Shop Windows to the Universe

Please help support Windows to the Universe, and our activities to help Earth and space science teachers, with a tax-exempt donation today!

Cloud Types

Most clouds have something to do with the weather. Seeing a certain kind of cloud might mean that it will probably rain or snow, or that the weather will be sunny and nice. These clouds can be divided into groups based on how high they are above the Earth's surface. The following table has about the different cloud groups.

Cloud Group and Height * Cloud Types
High Clouds
5,000-13,000m
(Noctilucent clouds are the highest clouds in the sky, but they do not affect the weather like the rest of the clouds in this table.)
Middle Clouds
2,000-7,000m
Low Clouds
Surface-2,000m
Unusual Clouds
(View cloud heights on each cloud's individual page)
Contrails
5,000-13,000m

* Cloud height tells us how high a certain kind of cloud is above the ground. The cloud heights in this table are for the mid-latitudes. Cloud heights are different in tropical areas and in the polar regions.

Clouds

How Clouds Form

CMMAP - Studying Clouds and Climate

Clouds in Art

Cloud Image Gallery

Last modified May 21, 2009 by Becca Hatheway.

Shop Windows to the Universe Science Store!

The Fall 2009 issue of The Earth Scientist, which includes articles on student research into building design for earthquakes and a classroom lab on the composition of the Earth’s ancient atmosphere, is available in our online store.

Windows to the Universe Community

News

Opportunities

You might also be interested in:

Traveling Nitrogen Classroom Activity Kit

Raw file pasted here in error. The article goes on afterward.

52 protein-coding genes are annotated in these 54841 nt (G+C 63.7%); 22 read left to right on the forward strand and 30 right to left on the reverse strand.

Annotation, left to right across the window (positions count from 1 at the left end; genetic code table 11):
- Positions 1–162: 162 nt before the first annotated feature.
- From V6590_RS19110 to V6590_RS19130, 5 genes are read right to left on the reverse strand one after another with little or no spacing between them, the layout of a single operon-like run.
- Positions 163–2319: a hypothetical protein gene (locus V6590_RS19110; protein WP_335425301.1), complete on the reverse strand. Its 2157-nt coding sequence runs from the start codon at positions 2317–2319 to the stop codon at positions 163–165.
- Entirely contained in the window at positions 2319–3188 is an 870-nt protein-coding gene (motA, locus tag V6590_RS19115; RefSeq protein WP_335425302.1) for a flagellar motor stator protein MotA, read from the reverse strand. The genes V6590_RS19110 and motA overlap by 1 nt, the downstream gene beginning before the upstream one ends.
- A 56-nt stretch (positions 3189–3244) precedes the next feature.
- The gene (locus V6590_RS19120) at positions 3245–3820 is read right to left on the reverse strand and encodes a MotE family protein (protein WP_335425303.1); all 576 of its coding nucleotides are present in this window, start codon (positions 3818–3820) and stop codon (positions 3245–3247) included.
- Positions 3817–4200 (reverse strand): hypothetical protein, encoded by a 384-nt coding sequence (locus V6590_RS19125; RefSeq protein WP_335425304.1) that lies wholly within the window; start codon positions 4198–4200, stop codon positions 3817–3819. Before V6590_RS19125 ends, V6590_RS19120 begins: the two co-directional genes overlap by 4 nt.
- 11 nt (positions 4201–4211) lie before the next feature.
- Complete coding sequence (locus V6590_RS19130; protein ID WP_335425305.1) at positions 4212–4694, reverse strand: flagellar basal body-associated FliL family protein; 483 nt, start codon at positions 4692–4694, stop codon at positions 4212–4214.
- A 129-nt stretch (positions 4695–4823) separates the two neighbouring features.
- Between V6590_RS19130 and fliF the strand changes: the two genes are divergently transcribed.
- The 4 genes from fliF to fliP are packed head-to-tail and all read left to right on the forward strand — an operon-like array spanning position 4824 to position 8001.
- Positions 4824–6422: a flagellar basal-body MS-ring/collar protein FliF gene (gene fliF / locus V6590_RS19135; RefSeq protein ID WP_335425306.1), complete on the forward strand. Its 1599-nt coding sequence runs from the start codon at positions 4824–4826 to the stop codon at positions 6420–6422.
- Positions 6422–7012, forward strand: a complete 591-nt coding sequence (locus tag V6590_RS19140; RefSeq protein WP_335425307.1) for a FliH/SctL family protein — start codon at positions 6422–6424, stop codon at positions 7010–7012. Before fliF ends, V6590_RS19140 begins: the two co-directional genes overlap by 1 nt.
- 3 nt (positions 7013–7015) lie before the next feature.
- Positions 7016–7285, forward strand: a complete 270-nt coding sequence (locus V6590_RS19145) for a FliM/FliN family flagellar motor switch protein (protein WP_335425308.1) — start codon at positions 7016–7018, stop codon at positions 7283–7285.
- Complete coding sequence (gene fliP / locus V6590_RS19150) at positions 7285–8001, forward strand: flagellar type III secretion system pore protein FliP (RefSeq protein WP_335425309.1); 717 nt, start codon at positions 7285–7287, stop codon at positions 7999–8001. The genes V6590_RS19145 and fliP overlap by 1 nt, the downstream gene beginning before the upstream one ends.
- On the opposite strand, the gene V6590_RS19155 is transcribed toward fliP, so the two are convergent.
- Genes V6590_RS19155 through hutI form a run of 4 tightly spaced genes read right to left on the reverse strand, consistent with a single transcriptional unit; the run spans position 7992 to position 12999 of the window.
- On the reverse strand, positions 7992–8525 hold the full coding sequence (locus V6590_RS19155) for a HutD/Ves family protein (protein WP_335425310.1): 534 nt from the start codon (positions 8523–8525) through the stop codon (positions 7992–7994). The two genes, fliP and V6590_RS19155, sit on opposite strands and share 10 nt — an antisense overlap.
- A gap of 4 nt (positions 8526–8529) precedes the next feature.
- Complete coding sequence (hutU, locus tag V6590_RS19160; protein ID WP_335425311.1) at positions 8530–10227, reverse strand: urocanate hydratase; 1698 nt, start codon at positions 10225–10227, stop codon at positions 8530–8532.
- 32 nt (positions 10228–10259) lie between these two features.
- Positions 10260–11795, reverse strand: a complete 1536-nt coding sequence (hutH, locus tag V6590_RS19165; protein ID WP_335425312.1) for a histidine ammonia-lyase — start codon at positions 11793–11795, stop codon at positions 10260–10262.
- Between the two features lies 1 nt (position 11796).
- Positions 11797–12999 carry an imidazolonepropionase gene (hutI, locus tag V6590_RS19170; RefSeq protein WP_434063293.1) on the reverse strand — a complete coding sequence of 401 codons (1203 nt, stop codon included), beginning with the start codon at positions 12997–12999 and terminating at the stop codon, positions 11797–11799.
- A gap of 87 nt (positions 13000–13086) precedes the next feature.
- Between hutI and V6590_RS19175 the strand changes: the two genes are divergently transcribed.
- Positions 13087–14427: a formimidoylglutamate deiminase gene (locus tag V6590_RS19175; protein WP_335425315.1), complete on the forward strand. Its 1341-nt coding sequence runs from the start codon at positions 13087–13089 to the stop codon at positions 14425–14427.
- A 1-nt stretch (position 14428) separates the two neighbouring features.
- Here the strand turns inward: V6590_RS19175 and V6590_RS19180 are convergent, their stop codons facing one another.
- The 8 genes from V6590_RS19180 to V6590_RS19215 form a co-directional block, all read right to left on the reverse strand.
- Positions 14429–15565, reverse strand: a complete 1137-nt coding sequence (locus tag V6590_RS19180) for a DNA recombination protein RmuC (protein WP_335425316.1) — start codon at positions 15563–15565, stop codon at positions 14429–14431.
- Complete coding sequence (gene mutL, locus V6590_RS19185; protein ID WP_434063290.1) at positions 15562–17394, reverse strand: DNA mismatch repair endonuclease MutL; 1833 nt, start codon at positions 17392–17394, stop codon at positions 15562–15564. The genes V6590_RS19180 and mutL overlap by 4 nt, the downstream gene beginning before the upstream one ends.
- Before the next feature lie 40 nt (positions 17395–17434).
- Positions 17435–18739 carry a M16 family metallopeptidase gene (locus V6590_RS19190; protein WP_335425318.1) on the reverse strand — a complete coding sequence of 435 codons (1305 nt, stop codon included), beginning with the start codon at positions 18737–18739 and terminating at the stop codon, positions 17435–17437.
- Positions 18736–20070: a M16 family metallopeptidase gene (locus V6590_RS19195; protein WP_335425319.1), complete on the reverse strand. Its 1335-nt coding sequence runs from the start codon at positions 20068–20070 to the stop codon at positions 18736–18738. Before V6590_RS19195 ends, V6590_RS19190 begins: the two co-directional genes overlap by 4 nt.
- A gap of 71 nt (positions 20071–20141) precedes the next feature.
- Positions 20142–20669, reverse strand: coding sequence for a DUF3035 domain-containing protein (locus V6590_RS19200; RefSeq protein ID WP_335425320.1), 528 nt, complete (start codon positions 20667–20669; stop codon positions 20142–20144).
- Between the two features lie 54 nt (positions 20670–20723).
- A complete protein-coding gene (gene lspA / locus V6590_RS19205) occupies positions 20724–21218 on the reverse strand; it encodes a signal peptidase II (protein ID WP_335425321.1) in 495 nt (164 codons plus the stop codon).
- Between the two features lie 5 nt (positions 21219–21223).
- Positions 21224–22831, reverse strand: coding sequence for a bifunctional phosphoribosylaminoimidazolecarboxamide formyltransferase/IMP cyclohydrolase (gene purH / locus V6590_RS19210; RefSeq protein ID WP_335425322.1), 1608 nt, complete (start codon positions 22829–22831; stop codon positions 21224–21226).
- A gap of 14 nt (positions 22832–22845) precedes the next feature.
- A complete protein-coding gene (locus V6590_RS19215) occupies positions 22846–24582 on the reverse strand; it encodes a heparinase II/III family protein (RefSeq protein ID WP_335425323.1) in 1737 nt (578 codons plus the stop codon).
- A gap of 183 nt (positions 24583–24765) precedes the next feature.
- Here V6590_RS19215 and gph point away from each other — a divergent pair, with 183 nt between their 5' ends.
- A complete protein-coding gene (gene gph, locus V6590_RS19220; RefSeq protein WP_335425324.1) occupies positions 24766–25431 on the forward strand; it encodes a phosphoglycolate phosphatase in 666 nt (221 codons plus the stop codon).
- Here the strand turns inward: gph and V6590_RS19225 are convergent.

Check out our online store - minerals, fossils, books, activities, jewelry, and household items!...more

High Clouds

The high cloud group is made up of Cirrus, Cirrostratus, and Cirrocumulus clouds. High clouds are made of ice crystals. The base of a high cloud above the surface can be anywhere from 6000-18000m in the...more

Noctilucent Clouds

There is a special kind of cloud that is found in the mesosphere, which is the third layer of the Earth's atmosphere. These clouds are called noctilucent clouds (NLC’s) or polar mesospheric clouds (PMC’s)....more

Cirrus

Cirrus clouds are the most common of the High Cloud group. They are made of ice crystals and have long, thin, wispy streamers. Cirrus clouds are usually white and predict fair weather. ...more

Cirrocumulus

Cirrocumulus clouds belong to the High Cloud group. They are small rounded puffs that usually appear in long rows. Cirrocumulus are usually white, but sometimes appear gray. Cirrocumulus clouds are the...more

Cirrostratus

Cirrostratus clouds belong to the High Cloud group. They are sheetlike thin clouds that usually cover the entire sky. The sun or moon can shine through cirrostratus clouds. When looking at the sun through...more

Middle Clouds

The middle cloud group is made up of Altostratus and Altocumulus clouds. Middle clouds are made of ice crystals and water droplets. The base of a middle cloud above the surface can be anywhere from 2...more

Altocumulus

Altocumulus clouds are part of the Middle Cloud group. They are grayish-white with one part of the cloud darker than the other. Altocumulus clouds usually form in groups. Altocumulus clouds are about...more

Windows to the Universe, a project of the National Earth Science Teachers Association, is sponsored in part is sponsored in part through grants from federal agencies (NASA and NOAA), and partnerships with affiliated organizations, including the American Geophysical Union, the Howard Hughes Medical Institute, the Earth System Information Partnership, the American Meteorological Society, the National Center for Science Education, and TERC. The American Geophysical Union and the American Geosciences Institute are Windows to the Universe Founding Partners. NESTA welcomes new Institutional Affiliates in support of our ongoing programs, as well as collaborations on new projects. Contact NESTA for more information. NASA ESIP NCSE HHMI AGU AGI AMS NOAA